The painter Jacob Lawrence’s 60-panel Migration Series chronicles the exodus of more than six million African-Americans from the South to the North starting around 1916. The WPA-funded project was published in 1941 when he was 25. Step Afrika!, D.C.’s home-grown step dance company, takes spirited inspiration from these works in The Migration: Reflections on Jacob […]
Some of the best of Spoleto comes happenstance and often spills out onto the streets. So don’t let the size of your wallet dictate whether you can take part in the joyful exuberance of the Spoleto Festival, which runs through June 10, 2018. There are plenty of free or mostly free concerts, including jazz and […]
It was 40 years ago that the Ballet Nacional de Cuba made its U.S. debut at the Kennedy Center and 30 years ago that it premiered its production of Don Quixote. It was 70 years ago that Alicia Alonso founded the company bearing her name that would become the Ballet Nacional after the 1959 revolution. […]
To judge the relative importance of a performing arts festival, one must ask the questions: “How are the arts furthered?” and “How are the artists being pushed?” Challenges come in all shapes and sizes. Though “classic” in form, the Miami City Ballet is a relatively young company that boasts some terrific soloists from America’s two […]
Justin Peck’s “Pulcinella Variations,” an ecstatic circus of the soul, made its sensational D.C. debut Tuesday in an altogether winning evening of mixed repertory by the New York City Ballet.
“With any new endeavor,” said Washington Ballet’s Artistic Director Julie Kent before Friday night’s performance, “there is an element of risk – and excitement.”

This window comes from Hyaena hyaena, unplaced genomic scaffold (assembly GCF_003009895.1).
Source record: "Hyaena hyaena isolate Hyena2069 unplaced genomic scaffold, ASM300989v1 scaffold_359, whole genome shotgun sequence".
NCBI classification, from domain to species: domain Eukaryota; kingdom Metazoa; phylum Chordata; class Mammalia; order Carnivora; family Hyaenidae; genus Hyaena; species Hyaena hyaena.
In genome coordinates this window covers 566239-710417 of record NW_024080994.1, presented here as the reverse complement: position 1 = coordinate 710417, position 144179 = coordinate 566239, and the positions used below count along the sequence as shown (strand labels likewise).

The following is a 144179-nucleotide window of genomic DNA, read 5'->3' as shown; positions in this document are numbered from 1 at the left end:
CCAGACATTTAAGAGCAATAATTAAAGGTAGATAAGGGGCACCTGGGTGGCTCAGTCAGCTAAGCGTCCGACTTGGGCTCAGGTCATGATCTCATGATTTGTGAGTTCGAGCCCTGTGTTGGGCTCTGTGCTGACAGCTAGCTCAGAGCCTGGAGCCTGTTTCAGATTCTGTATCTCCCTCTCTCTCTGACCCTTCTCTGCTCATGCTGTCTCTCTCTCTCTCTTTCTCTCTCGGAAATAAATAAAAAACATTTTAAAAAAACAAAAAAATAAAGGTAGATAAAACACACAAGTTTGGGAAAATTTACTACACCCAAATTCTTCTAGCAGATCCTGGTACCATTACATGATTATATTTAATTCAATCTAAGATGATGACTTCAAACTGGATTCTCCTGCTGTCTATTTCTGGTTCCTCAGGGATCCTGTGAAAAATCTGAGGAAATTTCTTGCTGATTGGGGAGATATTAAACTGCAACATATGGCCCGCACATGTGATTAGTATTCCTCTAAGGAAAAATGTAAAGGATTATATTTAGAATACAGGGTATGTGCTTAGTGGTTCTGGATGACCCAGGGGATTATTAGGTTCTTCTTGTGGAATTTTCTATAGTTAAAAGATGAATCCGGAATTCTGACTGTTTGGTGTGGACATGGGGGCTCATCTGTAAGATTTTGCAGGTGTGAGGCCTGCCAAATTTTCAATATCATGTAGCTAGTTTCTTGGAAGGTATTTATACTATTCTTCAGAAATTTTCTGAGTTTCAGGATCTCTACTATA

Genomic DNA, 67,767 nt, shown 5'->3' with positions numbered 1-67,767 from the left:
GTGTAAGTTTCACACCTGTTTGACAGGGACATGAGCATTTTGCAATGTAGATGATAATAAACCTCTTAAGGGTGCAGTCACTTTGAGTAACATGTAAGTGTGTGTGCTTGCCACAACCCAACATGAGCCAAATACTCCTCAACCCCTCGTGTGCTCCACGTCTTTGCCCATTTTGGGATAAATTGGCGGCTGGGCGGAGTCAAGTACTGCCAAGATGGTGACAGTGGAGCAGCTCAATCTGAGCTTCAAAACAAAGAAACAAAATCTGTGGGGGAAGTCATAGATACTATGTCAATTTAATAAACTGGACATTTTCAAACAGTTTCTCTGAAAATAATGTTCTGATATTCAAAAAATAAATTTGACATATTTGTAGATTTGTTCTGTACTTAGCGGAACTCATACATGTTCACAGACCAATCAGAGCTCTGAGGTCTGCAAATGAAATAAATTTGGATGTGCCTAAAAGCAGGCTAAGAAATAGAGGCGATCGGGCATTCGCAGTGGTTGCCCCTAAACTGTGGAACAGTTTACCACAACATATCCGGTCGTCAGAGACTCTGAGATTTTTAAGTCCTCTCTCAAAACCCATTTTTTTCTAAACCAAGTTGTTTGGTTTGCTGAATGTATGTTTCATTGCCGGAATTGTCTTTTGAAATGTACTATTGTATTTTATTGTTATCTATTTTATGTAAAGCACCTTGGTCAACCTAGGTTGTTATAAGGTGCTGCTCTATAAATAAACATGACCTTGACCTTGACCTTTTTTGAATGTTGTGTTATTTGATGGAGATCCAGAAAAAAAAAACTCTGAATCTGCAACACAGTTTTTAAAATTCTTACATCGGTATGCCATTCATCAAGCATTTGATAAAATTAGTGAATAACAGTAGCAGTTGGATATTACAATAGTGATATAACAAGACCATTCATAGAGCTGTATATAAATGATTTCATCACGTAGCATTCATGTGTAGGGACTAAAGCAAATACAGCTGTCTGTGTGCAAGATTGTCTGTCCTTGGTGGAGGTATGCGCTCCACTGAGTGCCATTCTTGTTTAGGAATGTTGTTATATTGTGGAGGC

The Nunes memo, election tampering by Russia, the refugee crisis, mass shootings, harassment and molestation, Olympic doping, North Korean nukes, climate change, fascism, nationalism, racism, terrorism… We interrupt our regularly scheduled dread for Alexei Ratmansky’s Whipped Cream, a ballet about pastries.
Parting really is sweet sorrow as The Suzanne Farrell Ballet, after 17 years, offers its final performances this week. Its budget and company size have been unsteady, but you’d never know it from Thursday evening’s stirring, polished swansong performances of Balanchine classics.
There is finally something happening on Pennsylvania Avenue to bring Washington some bipartisan joy. No, not there. A couple blocks away, at the Warner Theatre, where Clara and her prince vanquish an army of rats and celebrate with plum fairies.
Love is tragic and sumptuous in the Mariinsky Ballet’s La Bayadère. At the Kennedy Center this week, under director Valery Gergiev and acting ballet director Yuri Fateev, the production – its sets (by Mikhail Shishliannikov) vast, its costumes (by Yevgeny Ponomarev) sensual and splendid – has a remarkable grandeur. The very size of the company […]